A terrible trend has developed in the children’s book industry. Walk into any reputable bookstore, and in the children’s section you will find shelves lined with books written by celebrities. A rock star has written a book about “friends.” An anchorwoman has written a book about a tugboat. A comedian has written a book about holidays. What is the story about, and how well is it written? Who cares. A famous celebrity wrote it, and that’s all that matters.
Children Crave Good Stories
The fact that these celebrity books have become the latest rage is a sad statement about parents in the new century. Children do not buy books; their parents do. Children, especially young children, do not care whether a comedian that their parents watch on T.V. wrote the book they are reading. They don’t care if their mother’s favorite movie star wrote it. No, children crave good stories, words that dance on the page and enlighten them, pictures that inspire their imaginations and feed their dreams. When we choose a book for our child based solely on our admiration for the celebrity author, we are robbing that child of quality literature where the story stands on its own merits. The author’s identity should be secondary to the STORY, and not the other way around.
Publishing Afterthoughts Instead of Dreams
Publishing houses have a limited number of books they will release each year. When celebrities crowd out the better writers, the children’s book industry eventually suffers. Books by better authors… ones whose names you probably wouldn’t recognize… get passed over by editors. I know a great many authors and writers who struggle every day to make wonderful new books for children. Writing for children is their passion—their life’s ambition. And they work very hard at it. I fear that for celebrities, the idea to write a children’s book is more of an afterthought than a passionate dream.
When a celebrity decides, “Hmmm, I think I’ll write a children’s book,” his publicist contacts a publisher, who becomes interested in the possible proceeds of selling a book by a famous person. So right from the beginning, the name of the celebrity is the primary consideration—not the story. An experienced editor then molds the celebrity manuscript into something passable, to get it on the shelves. When this happens, the best writing available is not reaching your children’s eyes, ears, minds, and hearts. Why does this matter? Because your child matters. Your child is the future of our world.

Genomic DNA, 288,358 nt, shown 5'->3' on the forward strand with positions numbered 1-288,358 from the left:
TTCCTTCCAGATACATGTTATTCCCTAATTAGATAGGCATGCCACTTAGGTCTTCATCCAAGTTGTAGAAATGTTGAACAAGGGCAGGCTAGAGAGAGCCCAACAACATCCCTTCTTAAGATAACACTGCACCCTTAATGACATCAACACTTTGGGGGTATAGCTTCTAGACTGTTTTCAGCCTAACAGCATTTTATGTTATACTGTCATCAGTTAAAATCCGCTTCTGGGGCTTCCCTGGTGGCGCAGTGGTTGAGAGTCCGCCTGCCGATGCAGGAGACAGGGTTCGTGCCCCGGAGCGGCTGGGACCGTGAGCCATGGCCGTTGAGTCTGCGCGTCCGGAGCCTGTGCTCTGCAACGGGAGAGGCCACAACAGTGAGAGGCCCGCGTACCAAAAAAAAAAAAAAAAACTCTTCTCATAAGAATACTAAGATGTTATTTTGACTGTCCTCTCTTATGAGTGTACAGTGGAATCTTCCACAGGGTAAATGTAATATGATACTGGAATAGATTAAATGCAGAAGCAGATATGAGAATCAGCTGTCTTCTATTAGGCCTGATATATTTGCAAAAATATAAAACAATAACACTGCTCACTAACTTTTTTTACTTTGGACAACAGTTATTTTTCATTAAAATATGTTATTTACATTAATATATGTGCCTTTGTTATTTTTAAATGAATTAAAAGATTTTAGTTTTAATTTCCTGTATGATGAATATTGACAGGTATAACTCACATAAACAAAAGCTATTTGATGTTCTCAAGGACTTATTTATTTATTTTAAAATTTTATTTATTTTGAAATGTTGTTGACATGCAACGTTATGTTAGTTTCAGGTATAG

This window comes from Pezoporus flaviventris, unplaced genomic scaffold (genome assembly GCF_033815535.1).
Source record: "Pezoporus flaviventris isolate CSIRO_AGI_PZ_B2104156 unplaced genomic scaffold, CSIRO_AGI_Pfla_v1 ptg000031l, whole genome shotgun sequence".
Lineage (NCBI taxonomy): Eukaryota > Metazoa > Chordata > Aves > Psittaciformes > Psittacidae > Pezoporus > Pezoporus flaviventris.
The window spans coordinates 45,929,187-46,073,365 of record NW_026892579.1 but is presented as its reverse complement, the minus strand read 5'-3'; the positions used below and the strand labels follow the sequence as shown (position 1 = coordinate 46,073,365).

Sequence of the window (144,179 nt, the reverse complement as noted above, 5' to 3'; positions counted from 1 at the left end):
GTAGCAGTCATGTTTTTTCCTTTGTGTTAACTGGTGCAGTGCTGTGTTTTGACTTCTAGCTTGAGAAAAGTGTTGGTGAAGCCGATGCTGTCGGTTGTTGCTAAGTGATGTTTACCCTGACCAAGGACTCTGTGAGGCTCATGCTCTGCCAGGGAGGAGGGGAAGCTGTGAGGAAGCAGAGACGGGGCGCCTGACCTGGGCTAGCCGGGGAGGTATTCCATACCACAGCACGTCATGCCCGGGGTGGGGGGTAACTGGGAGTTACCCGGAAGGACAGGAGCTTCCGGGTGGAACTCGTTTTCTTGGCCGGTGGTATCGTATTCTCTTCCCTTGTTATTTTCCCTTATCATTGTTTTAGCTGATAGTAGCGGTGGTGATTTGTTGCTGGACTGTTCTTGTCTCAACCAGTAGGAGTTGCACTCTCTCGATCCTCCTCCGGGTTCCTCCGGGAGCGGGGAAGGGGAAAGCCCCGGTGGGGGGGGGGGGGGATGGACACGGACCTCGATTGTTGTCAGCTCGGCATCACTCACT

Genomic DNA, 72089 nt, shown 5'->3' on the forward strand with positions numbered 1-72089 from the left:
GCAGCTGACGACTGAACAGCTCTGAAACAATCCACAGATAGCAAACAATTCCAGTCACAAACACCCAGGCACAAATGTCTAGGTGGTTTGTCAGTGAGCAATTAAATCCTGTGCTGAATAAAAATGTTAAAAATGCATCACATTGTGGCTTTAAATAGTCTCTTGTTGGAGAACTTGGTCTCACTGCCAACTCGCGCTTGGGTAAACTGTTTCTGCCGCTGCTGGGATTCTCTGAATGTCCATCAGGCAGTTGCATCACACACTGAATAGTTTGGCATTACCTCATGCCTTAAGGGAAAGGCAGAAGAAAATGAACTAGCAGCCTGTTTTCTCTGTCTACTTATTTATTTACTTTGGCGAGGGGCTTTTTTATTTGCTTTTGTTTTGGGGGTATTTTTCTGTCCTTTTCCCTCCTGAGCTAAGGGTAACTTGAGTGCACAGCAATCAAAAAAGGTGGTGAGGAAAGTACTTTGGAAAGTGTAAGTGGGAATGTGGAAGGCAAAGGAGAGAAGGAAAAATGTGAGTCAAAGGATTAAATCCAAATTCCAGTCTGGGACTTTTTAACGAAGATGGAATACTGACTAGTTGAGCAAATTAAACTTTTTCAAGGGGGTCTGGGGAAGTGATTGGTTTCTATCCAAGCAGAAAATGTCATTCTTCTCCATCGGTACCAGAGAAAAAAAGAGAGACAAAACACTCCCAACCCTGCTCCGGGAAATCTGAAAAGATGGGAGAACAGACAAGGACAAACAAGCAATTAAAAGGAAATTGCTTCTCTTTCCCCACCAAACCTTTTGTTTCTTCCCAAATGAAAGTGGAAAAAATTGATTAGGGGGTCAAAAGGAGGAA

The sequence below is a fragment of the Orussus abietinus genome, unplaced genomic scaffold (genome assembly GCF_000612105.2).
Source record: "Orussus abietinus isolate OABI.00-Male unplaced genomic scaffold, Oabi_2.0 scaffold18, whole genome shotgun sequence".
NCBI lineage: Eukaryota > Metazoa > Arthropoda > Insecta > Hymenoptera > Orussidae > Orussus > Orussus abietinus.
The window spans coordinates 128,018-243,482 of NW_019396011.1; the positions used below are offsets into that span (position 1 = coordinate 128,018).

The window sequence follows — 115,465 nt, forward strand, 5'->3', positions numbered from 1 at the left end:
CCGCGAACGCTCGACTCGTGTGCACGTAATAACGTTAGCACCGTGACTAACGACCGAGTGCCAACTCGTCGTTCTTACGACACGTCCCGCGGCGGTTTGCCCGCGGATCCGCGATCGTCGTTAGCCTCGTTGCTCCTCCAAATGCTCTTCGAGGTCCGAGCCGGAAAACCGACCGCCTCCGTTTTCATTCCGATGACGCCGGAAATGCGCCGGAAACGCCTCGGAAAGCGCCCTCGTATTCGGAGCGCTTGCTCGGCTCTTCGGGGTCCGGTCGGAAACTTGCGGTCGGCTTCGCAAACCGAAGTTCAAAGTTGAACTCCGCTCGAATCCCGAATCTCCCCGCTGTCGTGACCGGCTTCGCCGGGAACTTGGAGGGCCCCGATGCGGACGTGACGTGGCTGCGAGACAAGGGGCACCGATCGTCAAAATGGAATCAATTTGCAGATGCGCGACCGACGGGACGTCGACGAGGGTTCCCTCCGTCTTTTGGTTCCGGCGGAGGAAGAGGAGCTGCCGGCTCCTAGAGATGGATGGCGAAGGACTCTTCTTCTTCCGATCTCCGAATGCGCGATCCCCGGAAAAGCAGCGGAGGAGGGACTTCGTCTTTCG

Good Literature Matters
Part of the problem is the erroneous notion that it is “easy” to write a children’s book. Anyone can do it, right? Maybe so. Maybe anyone can write a children’s book. But so very, very few can write good ones. It’s actually quite difficult to do. For twenty years I dreamed of publishing a children’s book in the national market before I finally accomplished it. Ask any non-celebrity children’s book author and he or she will tell you a long, grueling story of the copious rejections received before being published. That author will describe how, even after having a manuscript accepted, there were a maddening number of revisions required to get the story right. Sometimes weeks are spent on a single sentence or word. That’s because words matter, their meanings matter; their ability to precisely convey the proper thought or feeling matters.
Certainly famous people should not be banished from writing children’s books. But I would challenge any famous person who is seriously interested in writing a children’s book to travel the difficult road of rejection and revision that ordinary writers do. I would challenge celebrities to use a penname and enter the murky waters of manuscript submission anonymously to see if their writing makes the grade.
I happen to like Jamie Lee Curtis’s books. I think she’s got a real knack for speaking to children in a way that is naturally humorous and “real.” But she began writing children’s books before it became a trendy notch on celebrity belts. Unfortunately, too many famous people have followed her lead, saturating the market.
Parents, Like YOU, Direct the Children’s Book Market
Why are publishing houses willing to sacrifice good literature for celebrity books? For their own survival. And that is the sad truth. Publishing houses are like any other business. They have to make a profit to continue operating. If parents will purchase books for their children to pay homage to rock stars and movie directors, that’s what publishers will sell.
Ultimately it is YOU, the parent browsing the display tables, who directs the children’s book industry. As a parent, you have a choice. What voice do you want speaking to your children? Do you want someone who promotes risque, open sexuality and gyrates on stage to write your child’s bedtime stories? Ask yourself: Would I buy this book if I had no idea who wrote it? Is it a great story? If you will override laziness and idol-worship and choose books based on your child’s personal interests, based on what really makes his eyes glimmer and his hands clap and his face freeze with curiosity, publishing houses will print those kinds of books. And literature–good literature–will win. More importantly, your child will win.
But do choose books for your child. Choose them often, and choose well.